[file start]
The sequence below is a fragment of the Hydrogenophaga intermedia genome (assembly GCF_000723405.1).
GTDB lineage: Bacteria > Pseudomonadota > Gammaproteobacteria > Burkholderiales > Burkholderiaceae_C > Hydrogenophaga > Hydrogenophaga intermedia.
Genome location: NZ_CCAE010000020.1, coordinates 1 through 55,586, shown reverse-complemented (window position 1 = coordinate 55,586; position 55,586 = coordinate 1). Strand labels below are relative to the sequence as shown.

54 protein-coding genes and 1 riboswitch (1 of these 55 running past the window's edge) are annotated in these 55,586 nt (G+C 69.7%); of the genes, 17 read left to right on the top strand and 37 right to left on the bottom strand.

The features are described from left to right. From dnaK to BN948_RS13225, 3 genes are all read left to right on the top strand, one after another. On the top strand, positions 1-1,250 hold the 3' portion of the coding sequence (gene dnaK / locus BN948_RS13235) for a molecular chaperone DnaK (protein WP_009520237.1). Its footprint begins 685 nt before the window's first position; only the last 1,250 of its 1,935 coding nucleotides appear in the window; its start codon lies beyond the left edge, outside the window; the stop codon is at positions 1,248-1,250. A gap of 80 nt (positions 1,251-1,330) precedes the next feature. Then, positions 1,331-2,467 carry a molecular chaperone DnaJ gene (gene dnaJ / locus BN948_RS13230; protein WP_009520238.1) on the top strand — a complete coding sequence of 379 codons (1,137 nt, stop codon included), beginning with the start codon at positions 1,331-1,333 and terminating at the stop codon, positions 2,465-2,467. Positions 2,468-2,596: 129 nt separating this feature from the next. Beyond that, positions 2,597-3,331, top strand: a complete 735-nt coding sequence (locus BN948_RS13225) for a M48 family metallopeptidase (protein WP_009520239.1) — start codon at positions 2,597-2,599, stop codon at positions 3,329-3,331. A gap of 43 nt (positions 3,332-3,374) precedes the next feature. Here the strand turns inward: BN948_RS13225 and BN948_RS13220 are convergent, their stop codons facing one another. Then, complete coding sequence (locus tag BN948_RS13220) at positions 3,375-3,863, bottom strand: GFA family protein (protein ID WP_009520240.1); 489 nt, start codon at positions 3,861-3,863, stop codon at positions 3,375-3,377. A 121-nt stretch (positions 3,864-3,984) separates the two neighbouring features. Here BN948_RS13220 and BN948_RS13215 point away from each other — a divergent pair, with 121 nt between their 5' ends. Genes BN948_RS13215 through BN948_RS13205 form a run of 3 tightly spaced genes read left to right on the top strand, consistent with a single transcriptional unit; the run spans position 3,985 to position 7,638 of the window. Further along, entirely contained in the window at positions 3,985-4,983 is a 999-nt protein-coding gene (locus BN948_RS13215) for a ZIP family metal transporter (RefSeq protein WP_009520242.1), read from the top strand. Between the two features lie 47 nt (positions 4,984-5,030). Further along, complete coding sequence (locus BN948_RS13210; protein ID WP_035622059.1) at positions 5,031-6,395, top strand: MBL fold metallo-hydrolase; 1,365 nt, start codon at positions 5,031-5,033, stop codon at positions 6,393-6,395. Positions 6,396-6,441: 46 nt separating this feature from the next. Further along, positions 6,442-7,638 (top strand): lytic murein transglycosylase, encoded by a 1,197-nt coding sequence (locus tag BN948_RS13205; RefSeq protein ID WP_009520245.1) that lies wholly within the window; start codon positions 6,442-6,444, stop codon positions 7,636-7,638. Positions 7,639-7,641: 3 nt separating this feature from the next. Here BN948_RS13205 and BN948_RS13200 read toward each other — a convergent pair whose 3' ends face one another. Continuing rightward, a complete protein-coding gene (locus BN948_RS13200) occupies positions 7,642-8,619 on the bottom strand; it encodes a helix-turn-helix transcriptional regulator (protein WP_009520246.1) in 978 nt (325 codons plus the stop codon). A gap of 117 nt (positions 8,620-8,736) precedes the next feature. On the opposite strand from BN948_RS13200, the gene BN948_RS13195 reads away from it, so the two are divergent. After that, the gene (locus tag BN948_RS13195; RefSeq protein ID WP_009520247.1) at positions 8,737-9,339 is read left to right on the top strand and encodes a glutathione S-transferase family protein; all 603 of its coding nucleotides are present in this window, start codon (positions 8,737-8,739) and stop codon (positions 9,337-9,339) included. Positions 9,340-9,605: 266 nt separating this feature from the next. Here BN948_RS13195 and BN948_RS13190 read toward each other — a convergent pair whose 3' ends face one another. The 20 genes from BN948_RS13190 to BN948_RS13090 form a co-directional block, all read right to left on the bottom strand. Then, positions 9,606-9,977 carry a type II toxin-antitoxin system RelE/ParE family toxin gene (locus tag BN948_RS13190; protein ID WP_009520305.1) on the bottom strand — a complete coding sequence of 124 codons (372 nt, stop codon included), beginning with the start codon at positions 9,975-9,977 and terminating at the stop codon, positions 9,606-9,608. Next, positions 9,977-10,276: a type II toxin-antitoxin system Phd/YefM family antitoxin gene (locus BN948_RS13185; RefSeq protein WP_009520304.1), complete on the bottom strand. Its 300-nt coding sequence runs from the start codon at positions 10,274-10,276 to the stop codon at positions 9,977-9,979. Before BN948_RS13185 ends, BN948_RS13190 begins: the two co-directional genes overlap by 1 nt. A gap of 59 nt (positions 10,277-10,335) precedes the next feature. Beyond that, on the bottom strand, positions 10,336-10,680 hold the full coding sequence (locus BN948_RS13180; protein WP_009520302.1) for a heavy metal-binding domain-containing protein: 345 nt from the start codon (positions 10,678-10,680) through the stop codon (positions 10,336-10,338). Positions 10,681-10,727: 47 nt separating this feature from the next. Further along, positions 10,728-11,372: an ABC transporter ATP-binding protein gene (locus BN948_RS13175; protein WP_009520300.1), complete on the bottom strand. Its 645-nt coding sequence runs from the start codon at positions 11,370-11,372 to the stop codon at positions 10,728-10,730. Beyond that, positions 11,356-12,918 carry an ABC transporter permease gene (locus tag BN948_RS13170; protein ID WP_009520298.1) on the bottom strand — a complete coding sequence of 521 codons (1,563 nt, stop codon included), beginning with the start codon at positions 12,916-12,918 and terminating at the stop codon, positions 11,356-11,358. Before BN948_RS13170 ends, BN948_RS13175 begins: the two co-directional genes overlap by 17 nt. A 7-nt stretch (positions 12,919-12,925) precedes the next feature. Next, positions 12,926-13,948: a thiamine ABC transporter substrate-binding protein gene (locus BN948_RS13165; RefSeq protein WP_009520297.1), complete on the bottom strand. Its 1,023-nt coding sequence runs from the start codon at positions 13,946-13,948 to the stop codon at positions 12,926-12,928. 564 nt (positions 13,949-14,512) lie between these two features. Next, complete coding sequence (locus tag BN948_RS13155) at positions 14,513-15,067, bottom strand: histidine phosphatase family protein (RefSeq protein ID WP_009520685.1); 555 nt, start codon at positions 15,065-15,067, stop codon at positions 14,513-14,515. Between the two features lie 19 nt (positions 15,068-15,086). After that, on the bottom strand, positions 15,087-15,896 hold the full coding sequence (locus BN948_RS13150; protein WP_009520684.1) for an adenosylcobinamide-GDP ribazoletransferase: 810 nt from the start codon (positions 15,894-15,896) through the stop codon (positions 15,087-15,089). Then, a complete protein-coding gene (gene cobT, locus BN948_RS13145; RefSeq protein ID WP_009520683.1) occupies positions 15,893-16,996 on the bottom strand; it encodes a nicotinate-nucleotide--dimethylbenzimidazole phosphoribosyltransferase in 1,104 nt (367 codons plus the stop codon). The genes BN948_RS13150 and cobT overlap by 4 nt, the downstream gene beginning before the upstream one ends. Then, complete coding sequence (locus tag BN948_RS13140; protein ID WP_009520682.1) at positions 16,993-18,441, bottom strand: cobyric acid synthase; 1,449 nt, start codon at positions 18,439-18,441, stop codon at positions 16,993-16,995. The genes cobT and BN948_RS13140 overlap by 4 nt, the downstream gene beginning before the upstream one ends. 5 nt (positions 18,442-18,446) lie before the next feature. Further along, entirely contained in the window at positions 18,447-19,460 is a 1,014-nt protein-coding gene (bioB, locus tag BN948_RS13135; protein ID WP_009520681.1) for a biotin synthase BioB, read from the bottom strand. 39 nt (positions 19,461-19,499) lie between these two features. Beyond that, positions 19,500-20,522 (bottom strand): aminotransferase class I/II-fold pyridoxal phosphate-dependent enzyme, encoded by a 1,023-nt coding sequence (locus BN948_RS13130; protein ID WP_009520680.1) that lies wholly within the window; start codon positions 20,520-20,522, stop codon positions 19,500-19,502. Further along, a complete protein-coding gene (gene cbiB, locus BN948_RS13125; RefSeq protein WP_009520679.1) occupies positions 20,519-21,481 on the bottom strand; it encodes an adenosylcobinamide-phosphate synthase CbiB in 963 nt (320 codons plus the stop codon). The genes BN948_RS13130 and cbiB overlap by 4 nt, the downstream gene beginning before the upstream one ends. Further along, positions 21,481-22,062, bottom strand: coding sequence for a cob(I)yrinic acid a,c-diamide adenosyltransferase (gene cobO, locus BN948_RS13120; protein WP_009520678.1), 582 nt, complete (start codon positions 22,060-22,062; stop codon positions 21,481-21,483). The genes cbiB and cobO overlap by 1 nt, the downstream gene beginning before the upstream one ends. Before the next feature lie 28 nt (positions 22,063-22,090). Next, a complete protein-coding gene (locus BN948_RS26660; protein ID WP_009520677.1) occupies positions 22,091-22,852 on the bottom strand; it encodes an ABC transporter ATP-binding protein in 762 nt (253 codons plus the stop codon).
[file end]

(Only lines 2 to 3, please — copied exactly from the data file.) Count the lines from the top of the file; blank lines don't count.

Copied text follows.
GTDB lineage: Bacteria > Pseudomonadota > Gammaproteobacteria > Burkholderiales > Burkholderiaceae_C > Hydrogenophaga > Hydrogenophaga intermedia.
Genome location: NZ_CCAE010000020.1, coordinates 1 through 55,586, shown reverse-complemented (window position 1 = coordinate 55,586; position 55,586 = coordinate 1). Strand labels below are relative to the sequence as shown.